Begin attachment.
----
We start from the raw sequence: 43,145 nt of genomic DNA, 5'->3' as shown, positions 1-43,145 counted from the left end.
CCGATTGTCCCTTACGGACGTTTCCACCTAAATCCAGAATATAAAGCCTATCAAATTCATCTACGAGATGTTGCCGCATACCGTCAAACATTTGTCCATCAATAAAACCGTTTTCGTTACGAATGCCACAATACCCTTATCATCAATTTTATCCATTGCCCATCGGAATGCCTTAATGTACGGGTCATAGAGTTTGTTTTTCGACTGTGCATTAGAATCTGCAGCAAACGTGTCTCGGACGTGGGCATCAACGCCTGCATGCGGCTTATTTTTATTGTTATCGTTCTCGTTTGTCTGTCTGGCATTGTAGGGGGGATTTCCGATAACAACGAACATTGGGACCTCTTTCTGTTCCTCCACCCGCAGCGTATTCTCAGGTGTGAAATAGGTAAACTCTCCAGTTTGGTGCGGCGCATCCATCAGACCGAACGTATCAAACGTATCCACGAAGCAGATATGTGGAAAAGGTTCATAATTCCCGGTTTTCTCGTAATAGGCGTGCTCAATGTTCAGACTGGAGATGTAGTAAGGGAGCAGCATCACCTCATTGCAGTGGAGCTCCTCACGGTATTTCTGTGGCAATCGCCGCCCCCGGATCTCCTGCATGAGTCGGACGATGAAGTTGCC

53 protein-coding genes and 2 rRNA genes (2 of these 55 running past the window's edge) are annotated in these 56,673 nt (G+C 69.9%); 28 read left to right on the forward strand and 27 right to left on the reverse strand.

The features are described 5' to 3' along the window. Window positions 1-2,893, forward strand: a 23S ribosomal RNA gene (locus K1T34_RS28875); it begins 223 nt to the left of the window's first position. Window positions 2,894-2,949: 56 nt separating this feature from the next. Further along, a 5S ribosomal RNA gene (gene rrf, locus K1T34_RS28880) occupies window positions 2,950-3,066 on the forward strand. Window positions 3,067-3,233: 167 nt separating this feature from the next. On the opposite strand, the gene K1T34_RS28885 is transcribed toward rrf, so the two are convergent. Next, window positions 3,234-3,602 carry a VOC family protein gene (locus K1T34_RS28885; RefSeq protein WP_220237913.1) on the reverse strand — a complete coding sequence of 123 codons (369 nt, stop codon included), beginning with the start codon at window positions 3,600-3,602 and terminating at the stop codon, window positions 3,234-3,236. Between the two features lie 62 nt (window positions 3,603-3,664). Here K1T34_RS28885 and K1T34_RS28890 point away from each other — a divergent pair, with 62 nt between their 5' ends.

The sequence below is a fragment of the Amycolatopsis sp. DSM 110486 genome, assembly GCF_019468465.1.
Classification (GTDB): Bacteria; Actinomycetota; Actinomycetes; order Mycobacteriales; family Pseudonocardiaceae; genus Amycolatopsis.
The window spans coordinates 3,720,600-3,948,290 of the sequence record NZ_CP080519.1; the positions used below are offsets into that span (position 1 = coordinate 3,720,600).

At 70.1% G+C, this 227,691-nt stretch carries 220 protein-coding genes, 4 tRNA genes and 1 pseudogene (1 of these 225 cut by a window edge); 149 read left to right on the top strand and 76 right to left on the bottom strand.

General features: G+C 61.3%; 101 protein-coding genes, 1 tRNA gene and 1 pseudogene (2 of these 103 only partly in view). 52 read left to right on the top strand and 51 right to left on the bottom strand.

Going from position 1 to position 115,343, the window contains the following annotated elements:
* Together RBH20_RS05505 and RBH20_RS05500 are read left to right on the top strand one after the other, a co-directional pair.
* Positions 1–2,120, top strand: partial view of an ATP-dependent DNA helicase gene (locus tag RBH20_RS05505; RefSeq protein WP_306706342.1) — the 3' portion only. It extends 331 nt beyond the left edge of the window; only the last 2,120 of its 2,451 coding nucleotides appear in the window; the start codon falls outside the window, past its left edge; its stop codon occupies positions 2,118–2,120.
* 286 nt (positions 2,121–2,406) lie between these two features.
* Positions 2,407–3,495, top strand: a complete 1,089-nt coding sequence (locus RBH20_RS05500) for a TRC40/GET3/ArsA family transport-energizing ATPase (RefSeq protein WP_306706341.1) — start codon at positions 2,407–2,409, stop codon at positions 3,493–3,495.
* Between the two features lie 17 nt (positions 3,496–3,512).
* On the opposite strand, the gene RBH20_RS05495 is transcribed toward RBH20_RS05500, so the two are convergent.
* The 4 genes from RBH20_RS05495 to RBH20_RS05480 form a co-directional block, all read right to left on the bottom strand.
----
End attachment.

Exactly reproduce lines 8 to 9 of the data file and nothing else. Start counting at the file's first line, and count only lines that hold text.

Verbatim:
At 70.1% G+C, this 227,691-nt stretch carries 220 protein-coding genes, 4 tRNA genes and 1 pseudogene (1 of these 225 cut by a window edge); 149 read left to right on the top strand and 76 right to left on the bottom strand.

General features: G+C 61.3%; 101 protein-coding genes, 1 tRNA gene and 1 pseudogene (2 of these 103 only partly in view). 52 read left to right on the top strand and 51 right to left on the bottom strand.